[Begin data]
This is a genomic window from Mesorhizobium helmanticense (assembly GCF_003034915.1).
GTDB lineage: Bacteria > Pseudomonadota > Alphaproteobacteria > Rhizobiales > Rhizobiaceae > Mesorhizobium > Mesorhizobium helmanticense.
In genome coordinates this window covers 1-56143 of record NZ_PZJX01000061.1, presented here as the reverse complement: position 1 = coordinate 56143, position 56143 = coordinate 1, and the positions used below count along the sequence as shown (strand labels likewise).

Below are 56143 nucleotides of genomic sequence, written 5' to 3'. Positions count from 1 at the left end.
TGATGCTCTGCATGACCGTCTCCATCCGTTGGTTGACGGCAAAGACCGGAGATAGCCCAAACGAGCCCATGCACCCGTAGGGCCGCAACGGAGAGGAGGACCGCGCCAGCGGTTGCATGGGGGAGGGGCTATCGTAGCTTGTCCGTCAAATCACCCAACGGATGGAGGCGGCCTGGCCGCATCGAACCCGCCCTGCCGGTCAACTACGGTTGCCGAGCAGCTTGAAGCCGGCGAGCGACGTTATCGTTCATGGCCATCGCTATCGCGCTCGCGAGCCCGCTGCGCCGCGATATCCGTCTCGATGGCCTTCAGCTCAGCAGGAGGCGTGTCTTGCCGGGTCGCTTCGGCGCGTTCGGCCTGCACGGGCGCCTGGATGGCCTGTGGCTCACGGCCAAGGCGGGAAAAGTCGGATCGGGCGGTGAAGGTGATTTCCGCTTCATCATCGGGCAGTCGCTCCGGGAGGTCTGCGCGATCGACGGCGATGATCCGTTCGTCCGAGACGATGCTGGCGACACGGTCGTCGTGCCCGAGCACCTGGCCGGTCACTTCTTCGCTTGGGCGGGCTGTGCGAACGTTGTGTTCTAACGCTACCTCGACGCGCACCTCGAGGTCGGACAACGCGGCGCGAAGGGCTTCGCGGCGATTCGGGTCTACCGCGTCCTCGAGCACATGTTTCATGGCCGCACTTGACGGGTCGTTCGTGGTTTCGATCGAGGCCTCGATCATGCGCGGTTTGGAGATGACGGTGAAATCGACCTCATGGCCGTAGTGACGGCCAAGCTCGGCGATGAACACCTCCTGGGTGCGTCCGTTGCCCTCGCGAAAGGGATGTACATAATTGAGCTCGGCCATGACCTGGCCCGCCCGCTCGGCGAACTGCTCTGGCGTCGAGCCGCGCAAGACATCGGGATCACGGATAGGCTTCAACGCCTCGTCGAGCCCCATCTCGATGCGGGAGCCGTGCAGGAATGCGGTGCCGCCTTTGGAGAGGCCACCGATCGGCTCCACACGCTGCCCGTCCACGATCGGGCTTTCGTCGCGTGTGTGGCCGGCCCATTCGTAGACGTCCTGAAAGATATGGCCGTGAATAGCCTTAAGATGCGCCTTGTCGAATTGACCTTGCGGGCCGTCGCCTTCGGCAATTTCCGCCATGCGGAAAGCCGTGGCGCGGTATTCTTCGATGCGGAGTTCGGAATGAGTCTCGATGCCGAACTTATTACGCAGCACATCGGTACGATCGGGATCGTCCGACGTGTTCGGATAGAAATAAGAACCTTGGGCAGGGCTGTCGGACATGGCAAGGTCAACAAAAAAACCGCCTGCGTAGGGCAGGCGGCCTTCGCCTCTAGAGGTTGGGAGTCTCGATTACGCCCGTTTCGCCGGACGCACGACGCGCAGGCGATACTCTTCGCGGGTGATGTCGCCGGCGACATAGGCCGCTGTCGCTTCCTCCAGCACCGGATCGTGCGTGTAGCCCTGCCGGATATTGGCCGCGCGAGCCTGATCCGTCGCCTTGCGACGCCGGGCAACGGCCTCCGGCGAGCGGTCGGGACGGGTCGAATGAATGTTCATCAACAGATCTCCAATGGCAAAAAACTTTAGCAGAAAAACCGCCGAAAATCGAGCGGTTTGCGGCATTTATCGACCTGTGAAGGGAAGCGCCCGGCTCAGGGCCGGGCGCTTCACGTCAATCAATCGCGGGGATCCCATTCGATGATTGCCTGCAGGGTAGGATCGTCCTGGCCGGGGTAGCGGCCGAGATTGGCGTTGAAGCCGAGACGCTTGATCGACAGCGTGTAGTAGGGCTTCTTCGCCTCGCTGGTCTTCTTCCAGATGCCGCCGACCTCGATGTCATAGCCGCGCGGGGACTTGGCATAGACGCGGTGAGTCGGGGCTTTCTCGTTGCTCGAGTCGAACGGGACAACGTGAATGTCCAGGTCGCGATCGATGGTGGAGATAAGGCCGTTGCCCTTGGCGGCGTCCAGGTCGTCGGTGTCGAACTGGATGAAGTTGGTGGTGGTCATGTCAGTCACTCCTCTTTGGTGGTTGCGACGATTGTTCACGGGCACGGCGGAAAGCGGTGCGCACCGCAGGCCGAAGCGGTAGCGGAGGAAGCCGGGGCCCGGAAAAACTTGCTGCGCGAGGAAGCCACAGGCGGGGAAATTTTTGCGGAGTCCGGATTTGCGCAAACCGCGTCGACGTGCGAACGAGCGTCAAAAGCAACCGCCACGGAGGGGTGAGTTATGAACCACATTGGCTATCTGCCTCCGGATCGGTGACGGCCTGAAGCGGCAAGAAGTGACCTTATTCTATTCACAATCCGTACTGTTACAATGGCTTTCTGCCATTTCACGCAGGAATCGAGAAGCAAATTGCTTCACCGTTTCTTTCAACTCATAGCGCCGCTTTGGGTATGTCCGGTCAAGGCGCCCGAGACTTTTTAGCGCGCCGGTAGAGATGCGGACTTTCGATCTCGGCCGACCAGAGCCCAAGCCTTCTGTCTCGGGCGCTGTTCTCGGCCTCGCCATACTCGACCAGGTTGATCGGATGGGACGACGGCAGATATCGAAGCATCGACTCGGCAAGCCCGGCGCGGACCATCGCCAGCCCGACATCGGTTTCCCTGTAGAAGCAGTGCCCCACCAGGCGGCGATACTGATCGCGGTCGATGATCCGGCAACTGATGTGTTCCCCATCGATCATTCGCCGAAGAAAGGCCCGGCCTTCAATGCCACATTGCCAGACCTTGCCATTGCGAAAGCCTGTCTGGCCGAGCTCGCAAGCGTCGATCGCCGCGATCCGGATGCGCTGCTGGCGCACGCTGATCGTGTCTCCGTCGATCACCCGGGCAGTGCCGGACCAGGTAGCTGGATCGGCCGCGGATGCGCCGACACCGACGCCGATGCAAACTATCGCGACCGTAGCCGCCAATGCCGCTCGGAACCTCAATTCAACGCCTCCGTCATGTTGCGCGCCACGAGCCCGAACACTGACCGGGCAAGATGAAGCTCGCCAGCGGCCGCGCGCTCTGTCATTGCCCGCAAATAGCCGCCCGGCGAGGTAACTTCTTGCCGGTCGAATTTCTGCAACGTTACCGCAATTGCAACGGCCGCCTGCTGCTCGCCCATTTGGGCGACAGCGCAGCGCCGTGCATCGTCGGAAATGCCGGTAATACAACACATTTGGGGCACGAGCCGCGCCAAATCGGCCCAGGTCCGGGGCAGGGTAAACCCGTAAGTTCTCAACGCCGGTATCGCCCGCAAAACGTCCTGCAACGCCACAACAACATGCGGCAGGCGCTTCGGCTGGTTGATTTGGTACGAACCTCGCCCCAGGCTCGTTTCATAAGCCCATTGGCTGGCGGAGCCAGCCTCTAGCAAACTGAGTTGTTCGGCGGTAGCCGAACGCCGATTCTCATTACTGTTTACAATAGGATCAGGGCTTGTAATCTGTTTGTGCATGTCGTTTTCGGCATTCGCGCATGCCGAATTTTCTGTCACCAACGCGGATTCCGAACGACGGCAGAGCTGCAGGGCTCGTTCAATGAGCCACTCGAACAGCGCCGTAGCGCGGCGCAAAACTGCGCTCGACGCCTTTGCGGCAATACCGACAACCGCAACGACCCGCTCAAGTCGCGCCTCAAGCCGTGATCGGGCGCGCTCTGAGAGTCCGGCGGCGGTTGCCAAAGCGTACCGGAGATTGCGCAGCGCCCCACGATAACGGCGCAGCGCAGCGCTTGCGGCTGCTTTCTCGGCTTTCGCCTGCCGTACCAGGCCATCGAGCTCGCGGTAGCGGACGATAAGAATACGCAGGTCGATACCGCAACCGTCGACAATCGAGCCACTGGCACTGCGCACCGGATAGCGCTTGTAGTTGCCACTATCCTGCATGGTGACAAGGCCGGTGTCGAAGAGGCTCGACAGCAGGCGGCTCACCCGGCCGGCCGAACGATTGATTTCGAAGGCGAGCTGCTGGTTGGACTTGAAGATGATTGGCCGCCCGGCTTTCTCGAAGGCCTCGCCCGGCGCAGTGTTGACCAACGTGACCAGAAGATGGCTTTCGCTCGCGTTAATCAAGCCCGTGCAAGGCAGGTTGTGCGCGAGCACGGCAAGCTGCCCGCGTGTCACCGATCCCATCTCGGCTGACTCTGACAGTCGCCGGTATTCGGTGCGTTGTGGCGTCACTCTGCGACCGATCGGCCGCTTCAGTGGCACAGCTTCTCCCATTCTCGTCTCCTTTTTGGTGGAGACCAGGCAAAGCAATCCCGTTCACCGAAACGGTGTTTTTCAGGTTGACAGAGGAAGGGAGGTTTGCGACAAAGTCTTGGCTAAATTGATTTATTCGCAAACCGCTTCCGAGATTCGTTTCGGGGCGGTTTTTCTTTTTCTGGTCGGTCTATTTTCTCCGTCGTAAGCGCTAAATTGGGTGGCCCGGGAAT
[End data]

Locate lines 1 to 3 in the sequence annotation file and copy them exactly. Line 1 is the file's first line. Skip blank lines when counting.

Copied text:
This is a genomic window from Mesorhizobium helmanticense (assembly GCF_003034915.1).
GTDB lineage: Bacteria > Pseudomonadota > Alphaproteobacteria > Rhizobiales > Rhizobiaceae > Mesorhizobium > Mesorhizobium helmanticense.
In genome coordinates this window covers 1-56143 of record NZ_PZJX01000061.1, presented here as the reverse complement: position 1 = coordinate 56143, position 56143 = coordinate 1, and the positions used below count along the sequence as shown (strand labels likewise).